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Some epistemologies remain marginalized in political ecology. Here I demonstrate why it is important to learn from various relational margins to further advance the field. Insights and critiques from feminisms and decolonial theories have enriched and expanded political ecology in nuanced ways, yet they continue to remain relegated to the margins. I contend that it is vital to engage and advance different forms of intersectional, interdisciplinary, and international feminist inquiries to address ongoing socioecological crises at the current conjuncture. Different epistemological, methodological, pedagogical, and praxis insights showcase how and why representation matters if we are to pursue decolonial futures and solidarities.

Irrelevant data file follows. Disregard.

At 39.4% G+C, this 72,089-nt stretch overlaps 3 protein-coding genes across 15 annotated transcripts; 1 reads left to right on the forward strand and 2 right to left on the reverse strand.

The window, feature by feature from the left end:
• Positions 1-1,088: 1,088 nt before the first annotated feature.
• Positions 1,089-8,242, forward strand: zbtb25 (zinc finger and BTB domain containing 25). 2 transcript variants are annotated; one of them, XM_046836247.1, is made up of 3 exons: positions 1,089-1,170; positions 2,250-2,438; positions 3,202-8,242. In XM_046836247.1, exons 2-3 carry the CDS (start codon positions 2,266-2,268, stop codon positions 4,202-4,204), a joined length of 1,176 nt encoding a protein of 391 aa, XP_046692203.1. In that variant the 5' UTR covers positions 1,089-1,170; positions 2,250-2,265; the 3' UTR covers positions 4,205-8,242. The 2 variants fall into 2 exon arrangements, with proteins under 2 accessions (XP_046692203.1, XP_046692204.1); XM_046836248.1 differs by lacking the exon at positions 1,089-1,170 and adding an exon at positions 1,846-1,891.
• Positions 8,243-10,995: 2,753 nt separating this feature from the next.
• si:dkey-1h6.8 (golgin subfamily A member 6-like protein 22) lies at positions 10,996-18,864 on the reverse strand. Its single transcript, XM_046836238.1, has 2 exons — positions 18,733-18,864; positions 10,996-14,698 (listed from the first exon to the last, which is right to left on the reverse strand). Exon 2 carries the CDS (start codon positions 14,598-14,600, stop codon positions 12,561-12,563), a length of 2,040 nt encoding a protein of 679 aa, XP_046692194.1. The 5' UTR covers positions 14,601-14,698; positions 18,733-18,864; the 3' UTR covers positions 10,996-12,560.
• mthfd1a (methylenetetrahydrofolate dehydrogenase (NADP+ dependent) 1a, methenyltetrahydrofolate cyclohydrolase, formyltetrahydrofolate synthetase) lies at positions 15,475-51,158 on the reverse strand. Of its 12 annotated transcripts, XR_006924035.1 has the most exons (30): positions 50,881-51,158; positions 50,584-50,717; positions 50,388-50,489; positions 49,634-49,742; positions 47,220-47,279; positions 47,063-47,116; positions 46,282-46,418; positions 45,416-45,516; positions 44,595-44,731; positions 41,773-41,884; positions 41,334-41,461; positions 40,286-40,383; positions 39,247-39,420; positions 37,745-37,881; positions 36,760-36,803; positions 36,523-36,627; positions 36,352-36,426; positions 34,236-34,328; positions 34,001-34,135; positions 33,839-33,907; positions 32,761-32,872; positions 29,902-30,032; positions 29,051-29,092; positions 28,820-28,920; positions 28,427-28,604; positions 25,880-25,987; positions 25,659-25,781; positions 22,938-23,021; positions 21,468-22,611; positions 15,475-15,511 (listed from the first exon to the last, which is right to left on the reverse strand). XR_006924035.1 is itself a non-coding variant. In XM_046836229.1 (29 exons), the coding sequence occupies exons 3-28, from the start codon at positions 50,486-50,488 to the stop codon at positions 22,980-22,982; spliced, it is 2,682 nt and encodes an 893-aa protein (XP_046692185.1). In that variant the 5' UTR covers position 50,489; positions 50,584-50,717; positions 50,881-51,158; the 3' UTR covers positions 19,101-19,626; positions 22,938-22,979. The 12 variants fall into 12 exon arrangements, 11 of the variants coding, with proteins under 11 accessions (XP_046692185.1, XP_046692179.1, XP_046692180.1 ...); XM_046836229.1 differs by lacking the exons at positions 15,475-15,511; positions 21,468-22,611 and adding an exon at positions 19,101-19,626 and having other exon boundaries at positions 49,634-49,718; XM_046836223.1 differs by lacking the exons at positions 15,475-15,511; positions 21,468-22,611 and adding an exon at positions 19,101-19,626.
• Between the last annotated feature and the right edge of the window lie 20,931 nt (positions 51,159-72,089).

Sultana, F. (2021). Political ecology 1: From margins to center. Progress in Human Geography, 45(1), 156–165. https://doi.org/10.1177/0309132520936751